“What is true?” I licked my dry lips.

“You are alive. You exist. You are not alone.”

I focused on the light. The angular pieces of color and shape matched my thoughts but seemed out of synch. I stared and waited as my perception aligned itself, settling like a shimmering cloud over the objects in front of me before pulling them into focus.

I was in a curved white room, strapped to a molded plastic bed, surrounded by hundreds of identical beds with people, men and women, dressed in gossamer sheets of cloth. They looked at me, their eyelids held open by long metal wires. Our beds were vertical so that we were standing upright in them. I could see my questions reflected in their minds. Who was I? Why was I here? What was I expected to do?

My name was Karl. The voice in my ear, my Mother for lack of a better term, had told me as much, but I also knew it to be true. She was speaking to each of us, answering our questions, waiting for us to comprehend. The discourse we heard would differ depending our personalities and skill sets.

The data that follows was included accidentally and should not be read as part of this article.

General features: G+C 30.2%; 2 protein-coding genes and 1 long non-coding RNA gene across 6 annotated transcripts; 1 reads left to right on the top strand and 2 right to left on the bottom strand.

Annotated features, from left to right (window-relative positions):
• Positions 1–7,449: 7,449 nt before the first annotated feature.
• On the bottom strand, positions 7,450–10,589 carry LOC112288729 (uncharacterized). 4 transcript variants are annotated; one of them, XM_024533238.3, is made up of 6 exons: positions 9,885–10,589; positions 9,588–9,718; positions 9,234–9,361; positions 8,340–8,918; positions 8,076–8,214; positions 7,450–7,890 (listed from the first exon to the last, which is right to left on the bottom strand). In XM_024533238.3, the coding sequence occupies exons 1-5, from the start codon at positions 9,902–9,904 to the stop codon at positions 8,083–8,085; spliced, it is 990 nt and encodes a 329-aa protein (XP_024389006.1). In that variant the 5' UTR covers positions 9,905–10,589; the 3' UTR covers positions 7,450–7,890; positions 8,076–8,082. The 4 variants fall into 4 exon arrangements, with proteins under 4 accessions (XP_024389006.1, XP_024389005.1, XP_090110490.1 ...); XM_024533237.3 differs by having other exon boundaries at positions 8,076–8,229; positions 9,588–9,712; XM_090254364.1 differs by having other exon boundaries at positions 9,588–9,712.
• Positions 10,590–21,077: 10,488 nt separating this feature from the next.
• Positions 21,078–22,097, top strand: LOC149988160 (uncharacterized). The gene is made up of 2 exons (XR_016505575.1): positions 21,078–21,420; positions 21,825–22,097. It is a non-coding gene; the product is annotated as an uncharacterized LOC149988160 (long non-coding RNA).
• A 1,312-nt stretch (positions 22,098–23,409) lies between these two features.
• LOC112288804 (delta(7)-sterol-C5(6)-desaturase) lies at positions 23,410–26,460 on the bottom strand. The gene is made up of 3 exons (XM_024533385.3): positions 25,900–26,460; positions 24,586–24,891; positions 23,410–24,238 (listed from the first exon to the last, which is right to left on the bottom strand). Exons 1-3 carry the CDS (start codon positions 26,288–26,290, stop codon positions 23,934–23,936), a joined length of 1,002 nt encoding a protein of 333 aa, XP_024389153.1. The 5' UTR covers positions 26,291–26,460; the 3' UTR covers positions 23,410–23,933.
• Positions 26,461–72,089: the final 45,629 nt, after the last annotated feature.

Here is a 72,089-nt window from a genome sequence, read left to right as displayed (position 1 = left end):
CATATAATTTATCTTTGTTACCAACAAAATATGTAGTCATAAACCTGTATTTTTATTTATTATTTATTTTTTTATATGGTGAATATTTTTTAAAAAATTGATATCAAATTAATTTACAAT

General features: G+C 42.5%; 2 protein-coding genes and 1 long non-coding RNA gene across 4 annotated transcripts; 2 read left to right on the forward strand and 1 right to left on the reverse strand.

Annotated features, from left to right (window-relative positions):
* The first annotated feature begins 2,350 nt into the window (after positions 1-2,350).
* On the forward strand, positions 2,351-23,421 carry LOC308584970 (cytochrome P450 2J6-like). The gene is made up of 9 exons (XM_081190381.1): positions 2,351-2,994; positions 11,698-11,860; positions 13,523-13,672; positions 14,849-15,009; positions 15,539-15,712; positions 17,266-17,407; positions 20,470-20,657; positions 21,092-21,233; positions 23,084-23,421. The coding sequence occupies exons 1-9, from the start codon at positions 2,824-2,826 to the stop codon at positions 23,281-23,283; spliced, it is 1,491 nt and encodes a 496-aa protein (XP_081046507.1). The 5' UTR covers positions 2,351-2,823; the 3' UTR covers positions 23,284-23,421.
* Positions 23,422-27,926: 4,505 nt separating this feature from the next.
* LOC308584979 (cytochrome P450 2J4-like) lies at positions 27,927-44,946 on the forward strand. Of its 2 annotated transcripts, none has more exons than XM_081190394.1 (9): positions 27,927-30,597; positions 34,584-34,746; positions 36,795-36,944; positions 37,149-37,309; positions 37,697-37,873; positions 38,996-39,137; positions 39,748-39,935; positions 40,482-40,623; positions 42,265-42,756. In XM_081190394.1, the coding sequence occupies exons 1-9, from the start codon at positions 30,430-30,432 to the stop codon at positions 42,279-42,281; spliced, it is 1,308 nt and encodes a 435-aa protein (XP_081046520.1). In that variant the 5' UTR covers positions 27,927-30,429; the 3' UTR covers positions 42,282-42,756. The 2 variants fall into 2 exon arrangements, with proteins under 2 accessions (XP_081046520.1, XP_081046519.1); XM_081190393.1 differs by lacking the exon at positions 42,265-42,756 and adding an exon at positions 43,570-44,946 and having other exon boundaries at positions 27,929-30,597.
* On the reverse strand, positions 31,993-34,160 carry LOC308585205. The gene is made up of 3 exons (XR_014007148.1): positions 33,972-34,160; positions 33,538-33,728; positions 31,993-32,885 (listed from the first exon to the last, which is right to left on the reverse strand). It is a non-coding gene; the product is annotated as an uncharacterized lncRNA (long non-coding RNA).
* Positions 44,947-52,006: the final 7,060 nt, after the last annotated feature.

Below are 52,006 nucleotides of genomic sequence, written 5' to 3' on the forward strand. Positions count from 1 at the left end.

“How long?” The words stung my tongue, crawling urgently from my throat before my thoughts could restrain them. I did not want to know, not yet. It could wait. I needed more time to synchronize my body and mind.

“Two hundred and fifty years,” came the calm synthetic voice. “Five solar arrays were damaged during the trip and so it took longer than anticipated to manufacture a stable habitat. Human printing was not initiated until oxygen and food sources reached sustainable levels.”

“Two hundred and fifty years,” I repeated the words, trying to capture the meaning behind the sounds. The fifty made sense. Fifty years was what I agreed to when I signed up. The computer was mistaken. “Fifty years?”

“I will uncouple your flux cable now. It will sting.”